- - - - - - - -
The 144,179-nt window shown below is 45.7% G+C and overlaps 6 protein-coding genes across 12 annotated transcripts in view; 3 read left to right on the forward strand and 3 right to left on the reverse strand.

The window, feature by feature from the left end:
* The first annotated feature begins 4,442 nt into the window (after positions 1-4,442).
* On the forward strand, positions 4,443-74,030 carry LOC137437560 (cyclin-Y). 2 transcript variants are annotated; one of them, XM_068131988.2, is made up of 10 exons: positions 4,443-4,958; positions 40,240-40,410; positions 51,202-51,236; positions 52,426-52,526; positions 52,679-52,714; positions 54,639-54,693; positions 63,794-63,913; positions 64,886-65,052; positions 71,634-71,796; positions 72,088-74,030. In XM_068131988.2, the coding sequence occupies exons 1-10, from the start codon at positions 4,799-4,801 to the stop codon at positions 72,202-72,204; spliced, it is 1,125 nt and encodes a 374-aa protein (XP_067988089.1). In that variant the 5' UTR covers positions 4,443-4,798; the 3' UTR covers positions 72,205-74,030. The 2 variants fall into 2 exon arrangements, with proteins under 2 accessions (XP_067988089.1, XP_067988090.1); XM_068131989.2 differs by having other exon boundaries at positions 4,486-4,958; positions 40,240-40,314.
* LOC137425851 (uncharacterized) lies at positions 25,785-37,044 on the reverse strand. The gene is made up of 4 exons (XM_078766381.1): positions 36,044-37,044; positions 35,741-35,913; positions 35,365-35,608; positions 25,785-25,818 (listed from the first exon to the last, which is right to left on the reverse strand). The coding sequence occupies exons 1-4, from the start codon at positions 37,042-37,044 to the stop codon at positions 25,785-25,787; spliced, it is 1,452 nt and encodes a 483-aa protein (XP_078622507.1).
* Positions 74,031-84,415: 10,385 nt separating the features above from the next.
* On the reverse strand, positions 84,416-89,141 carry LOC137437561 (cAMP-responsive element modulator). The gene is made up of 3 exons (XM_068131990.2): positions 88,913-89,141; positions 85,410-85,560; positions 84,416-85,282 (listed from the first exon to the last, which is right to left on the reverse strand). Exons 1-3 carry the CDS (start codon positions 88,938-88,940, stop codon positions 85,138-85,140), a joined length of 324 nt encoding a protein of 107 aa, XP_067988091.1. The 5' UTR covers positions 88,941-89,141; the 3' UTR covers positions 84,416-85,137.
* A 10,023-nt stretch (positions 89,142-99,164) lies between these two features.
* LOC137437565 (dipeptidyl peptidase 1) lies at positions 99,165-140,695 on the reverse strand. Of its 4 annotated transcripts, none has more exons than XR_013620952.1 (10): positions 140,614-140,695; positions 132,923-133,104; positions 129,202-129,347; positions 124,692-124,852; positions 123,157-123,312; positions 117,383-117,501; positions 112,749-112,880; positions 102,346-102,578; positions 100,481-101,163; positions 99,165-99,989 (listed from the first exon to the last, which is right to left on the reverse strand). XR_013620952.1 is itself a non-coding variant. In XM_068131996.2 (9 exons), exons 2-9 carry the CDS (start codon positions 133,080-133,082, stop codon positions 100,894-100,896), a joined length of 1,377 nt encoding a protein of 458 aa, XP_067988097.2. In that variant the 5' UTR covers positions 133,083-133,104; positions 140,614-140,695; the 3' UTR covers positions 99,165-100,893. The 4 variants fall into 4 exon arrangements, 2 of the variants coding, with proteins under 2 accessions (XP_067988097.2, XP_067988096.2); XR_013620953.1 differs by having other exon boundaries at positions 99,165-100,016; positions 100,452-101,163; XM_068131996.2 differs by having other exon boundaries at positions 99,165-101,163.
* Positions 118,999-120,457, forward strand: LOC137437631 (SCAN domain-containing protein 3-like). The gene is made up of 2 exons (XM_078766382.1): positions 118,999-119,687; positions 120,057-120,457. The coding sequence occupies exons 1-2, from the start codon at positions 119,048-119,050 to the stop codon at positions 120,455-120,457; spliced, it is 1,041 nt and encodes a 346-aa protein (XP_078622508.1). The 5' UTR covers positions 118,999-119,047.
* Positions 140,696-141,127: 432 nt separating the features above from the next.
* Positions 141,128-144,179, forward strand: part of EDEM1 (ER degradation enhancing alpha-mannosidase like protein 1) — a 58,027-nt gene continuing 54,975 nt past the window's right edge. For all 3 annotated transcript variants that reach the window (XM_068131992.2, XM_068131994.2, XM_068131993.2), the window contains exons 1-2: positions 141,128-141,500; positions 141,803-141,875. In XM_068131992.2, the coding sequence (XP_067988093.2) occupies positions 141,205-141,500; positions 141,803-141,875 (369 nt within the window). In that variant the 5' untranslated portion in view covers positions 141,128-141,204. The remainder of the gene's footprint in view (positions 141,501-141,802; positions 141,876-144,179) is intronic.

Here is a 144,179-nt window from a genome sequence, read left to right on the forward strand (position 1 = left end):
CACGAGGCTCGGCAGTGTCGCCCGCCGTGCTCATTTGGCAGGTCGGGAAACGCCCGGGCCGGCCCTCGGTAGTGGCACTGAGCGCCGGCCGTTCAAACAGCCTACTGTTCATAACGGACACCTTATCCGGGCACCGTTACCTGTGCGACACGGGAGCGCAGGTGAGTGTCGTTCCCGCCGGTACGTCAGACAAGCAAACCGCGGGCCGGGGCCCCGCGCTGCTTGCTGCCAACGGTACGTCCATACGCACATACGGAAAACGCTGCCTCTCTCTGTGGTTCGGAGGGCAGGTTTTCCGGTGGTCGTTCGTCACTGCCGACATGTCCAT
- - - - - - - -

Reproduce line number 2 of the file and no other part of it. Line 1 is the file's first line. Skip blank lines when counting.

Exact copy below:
The window, feature by feature from the left end: